Despite hosting the tea party that kicked off America’s revolution against British rule, Boston hasn’t easily shaken the unwelcome distinction as the capital of a state derided as Taxachusetts. That didn’t deter General Electric, the industrial behemoth adept at minimizing its tax liabilities, from moving there. Beantown ticks many boxes for a company whose motto is “Imagination at Work.”
While it was dunderheaded tax policy in GE’s home state of Connecticut that triggered Chief Executive Jeff Immelt and his board to consider relocating, the choice announced on Wednesday suggests that more than just the bottom line informed the decision.
Money matters, of course. GE will receive some $20 million in property-tax relief over two decades, according to the Boston Globe. And the Commonwealth of Massachusetts may kick in some $120 million more. That’s a lot of inducement for a headquarters that will house about 800 employees. Other cities probably proffered similar goodies, meaning the final decision sends a strong signal about both Boston and GE.
The nearly $300 billion company is undergoing a wrenching process of exiting the financial-services trap that nearly buckled it seven years ago. It’s refocusing on making things that power the world, move people, purify water, connect cities and, for now at least, fit kitchens.
Boston is home to some 250,000 students at more than 55 colleges and universities, including world-class research hubs like Massachusetts Institute of Technology and Harvard University. In that sense, GE is hitching its brand to the innovation that emanates from their labs and classrooms, and eventually supplies it more new recruits.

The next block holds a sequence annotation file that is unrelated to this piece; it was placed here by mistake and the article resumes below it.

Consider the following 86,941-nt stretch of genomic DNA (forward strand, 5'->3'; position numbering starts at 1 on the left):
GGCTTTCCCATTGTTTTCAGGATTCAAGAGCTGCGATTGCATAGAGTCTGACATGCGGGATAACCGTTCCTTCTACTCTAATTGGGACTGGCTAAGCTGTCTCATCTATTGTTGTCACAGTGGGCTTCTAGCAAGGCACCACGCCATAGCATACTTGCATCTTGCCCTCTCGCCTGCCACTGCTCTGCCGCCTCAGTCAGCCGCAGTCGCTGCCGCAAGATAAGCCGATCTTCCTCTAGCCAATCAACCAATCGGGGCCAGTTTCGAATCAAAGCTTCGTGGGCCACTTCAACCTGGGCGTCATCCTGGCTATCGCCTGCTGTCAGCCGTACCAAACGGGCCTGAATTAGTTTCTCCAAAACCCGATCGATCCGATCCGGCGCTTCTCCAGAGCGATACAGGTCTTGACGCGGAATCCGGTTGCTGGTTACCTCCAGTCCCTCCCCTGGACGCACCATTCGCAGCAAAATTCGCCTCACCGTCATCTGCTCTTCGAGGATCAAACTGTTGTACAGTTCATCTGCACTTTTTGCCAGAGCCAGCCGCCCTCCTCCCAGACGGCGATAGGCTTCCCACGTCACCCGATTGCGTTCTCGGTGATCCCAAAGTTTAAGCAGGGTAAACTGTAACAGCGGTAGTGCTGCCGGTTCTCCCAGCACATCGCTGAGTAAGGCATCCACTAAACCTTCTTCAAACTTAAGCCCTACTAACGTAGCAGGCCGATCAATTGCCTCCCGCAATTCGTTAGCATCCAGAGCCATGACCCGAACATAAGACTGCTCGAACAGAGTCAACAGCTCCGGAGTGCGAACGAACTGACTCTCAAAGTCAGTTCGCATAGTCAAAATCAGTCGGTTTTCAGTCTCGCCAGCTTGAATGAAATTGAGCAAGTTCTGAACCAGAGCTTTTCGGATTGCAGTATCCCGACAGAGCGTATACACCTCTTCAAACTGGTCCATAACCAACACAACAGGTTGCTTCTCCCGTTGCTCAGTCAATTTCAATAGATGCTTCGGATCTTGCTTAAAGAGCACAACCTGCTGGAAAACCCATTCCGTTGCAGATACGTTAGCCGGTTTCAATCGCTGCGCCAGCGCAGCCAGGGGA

By packing up from a sleepy Connecticut suburb the company is also tapping into an urbanization trend taking root with younger Americans, enabling it to attract engineers and executives who might be considering jobs in New York City and San Francisco.
What’s more, Logan International Airport is just a 12-minute ride from the city center, and Boston boasts a decent transportation system. Despite the cost overruns of the “Big Dig” a few years ago, its traffic mostly flows. The only obvious drawback to GE’s choice is that the top brass may need to leave their New York Yankees caps behind.